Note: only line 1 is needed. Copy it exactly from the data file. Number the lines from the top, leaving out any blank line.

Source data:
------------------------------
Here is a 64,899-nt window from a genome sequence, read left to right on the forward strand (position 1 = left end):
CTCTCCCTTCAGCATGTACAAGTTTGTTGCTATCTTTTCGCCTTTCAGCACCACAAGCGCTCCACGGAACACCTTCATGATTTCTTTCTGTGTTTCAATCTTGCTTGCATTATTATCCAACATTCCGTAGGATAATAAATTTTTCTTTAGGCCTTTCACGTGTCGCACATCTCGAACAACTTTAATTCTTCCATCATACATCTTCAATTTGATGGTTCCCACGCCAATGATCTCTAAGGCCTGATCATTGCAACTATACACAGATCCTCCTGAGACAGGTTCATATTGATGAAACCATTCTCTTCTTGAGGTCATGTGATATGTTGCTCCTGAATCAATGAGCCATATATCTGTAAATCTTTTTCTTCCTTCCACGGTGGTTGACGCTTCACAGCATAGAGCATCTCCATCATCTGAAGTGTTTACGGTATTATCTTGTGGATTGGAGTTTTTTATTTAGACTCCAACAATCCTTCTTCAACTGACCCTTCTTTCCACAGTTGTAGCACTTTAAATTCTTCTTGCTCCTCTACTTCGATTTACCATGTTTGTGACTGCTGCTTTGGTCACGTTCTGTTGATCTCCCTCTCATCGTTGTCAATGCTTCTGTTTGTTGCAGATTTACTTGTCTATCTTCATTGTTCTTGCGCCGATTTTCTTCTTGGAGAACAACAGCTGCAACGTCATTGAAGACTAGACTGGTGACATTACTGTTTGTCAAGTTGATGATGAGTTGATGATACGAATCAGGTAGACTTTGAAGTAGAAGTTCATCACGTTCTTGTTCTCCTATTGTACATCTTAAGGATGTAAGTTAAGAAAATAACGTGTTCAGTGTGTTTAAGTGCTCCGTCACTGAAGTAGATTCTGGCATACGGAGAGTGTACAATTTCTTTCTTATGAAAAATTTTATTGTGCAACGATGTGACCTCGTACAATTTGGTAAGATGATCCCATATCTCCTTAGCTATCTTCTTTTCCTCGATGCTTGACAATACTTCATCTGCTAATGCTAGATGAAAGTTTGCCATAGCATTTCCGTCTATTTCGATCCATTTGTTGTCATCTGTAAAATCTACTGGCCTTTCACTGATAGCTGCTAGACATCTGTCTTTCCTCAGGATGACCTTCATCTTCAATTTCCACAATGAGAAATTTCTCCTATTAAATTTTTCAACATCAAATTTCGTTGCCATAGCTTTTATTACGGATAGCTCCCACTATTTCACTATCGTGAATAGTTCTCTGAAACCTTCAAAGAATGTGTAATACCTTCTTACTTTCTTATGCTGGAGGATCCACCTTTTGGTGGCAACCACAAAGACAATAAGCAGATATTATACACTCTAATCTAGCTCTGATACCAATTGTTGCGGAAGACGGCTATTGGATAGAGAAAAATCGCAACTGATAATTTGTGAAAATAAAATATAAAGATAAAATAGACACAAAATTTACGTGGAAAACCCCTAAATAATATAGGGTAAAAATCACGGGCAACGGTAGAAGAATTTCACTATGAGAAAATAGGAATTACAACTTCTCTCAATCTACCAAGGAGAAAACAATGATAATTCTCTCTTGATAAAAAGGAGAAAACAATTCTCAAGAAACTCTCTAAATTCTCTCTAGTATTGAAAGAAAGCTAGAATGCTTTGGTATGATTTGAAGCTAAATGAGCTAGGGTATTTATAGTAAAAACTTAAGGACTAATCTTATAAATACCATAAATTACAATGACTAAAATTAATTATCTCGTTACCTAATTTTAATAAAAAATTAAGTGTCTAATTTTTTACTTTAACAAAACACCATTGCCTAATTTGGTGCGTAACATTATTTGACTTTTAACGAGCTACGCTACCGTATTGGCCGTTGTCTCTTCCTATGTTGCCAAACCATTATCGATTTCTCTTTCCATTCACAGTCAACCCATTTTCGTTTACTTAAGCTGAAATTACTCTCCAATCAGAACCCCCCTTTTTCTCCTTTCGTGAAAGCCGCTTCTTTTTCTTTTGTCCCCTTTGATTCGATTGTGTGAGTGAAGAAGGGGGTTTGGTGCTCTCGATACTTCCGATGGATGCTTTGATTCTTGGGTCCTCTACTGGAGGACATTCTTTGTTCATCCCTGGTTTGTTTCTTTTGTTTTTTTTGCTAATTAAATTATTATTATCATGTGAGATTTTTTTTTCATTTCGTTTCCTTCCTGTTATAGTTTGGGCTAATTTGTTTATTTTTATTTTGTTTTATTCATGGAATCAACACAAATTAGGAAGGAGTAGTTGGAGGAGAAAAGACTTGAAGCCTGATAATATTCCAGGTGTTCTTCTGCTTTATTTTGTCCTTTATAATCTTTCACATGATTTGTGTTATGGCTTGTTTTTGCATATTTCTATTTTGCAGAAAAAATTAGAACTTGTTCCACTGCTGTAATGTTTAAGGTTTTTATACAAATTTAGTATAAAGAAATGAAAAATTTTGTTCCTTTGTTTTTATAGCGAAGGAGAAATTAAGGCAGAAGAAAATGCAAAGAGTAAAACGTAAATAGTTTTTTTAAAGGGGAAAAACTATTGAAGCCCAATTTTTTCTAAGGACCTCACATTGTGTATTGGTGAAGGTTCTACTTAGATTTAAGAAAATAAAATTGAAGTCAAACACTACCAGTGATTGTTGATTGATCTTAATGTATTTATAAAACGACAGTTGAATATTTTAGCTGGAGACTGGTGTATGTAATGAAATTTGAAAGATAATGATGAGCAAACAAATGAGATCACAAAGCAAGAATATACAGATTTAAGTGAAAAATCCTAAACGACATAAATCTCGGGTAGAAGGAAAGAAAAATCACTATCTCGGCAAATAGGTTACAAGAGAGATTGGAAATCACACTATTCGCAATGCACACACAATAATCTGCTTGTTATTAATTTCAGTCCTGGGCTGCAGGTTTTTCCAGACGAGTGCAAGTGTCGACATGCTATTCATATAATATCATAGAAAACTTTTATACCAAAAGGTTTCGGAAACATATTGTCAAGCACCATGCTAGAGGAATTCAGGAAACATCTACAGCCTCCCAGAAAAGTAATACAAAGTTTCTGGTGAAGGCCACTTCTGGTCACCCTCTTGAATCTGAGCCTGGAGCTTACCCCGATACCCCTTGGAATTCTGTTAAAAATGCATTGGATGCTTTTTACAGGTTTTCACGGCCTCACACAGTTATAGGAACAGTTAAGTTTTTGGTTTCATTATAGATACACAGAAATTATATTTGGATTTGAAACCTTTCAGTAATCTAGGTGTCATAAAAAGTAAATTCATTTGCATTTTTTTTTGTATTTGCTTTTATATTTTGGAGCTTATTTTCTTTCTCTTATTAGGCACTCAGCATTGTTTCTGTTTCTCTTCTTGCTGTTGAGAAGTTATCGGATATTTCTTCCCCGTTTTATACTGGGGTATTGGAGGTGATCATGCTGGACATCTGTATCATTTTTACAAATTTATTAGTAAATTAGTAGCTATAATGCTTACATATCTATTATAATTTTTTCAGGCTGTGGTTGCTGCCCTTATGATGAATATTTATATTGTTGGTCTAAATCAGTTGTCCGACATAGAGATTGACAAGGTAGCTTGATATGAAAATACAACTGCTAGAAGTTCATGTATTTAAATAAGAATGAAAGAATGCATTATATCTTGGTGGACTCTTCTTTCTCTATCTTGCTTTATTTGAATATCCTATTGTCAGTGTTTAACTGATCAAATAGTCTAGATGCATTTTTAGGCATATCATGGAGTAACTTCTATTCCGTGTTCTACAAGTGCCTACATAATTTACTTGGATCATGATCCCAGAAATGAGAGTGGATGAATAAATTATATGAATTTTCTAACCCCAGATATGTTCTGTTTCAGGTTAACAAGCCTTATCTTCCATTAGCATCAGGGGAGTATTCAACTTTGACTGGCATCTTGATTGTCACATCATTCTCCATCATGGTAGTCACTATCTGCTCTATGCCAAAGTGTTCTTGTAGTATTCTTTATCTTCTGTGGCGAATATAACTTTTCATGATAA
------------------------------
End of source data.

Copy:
Here is a 64,899-nt window from a genome sequence, read left to right on the forward strand (position 1 = left end):